a third set of indicia printed in said third predefined field for defining a media type contained within said media cartridge, including:
at least one indicia in human-readable form to identify a type of media contained in said media cartridge,
at least one indicia in machine-readable form to identify a type of media contained in said media cartridge,
at least one error correction code indicia for correcting plurality of errors in said media type identification if a portion of said media type identification fails to be machine-readable.
36. The encoded label of claim 35 wherein said item identification and said error correction code indicia are interleave together to form said second set of indicia.
37. The encoded label of claim 35 wherein said surface has a length and a width, said first and second fields being oriented juxtaposed to each other in parallel relationship along said length of said surface.
38. The encoded label of claim 37 wherein said first and second sets of indicia are printed to be read along said length in one direction.
39. The encoded label of claim 37 wherein said first and second sets of indicia are printed to be read along said length in opposite directions.
40. The encoded label of claim 39 wherein said first and said second sets of indicia fail to comprise a complete message in both a top half and a bottom half of said label taken along said length.
41. The encoded label of claim 35 wherein said
third set of indicia is in color coded form in said first predefined field for defining said item identification, wherein each one of said indicia of said third set of indicia is coded to correspond to each one of said indicia in said first set of indicia defining said item identification, and is redundant with said item identification formed by said first set of indicia.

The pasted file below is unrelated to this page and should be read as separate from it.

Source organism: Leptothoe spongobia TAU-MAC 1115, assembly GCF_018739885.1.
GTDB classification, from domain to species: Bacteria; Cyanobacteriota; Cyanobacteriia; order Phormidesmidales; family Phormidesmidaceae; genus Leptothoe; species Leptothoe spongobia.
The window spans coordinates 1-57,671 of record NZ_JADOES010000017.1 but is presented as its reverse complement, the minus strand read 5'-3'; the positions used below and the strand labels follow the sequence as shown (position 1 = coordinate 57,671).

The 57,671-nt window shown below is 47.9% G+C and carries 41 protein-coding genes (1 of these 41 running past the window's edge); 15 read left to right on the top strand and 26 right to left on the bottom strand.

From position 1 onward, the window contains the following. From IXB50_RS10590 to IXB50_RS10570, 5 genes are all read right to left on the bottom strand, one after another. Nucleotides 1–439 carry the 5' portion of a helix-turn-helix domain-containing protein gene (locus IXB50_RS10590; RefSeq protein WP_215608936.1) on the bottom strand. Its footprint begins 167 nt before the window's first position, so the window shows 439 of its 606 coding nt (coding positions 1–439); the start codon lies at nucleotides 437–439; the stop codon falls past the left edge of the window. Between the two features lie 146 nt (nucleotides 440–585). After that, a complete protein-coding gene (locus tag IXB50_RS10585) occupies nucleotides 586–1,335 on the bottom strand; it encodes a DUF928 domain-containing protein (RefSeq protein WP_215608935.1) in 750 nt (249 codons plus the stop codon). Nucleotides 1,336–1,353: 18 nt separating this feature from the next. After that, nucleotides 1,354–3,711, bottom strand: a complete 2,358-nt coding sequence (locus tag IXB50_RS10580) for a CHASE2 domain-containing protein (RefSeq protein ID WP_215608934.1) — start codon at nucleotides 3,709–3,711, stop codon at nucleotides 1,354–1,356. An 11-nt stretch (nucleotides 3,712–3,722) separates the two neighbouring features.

42. The encoded label of claim 41 wherein each of said color coded indicia in said third set of indicia is printed in said first predefined field collocated exclusively with said corresponding indicia in said first set of indicia.
43. The encoded label of claim 1 wherein said second plurality of m indicia includes p synchronization indicia and g date code indicia.
Description
FIELD OF THE INVENTION

This invention relates to coding systems and, in particular, to a coded label that contains machine-readable and human-readable indicia and also includes error correcting characters imprinted thereon as part of the label identification code in order to render the label indicia reconstructible if the label is damaged during use.

PROBLEM

Machine-readable bar codes as well as optical character recognition codes are in common use on labels today. The machine-readable bar codes are read by electronic readers while the optical character recognition codes are both machine-readable and human-readable. Labeling systems have made use of both the bar codes and the optical character recognition codes in order to uniquely identify objects to which the labels are attached.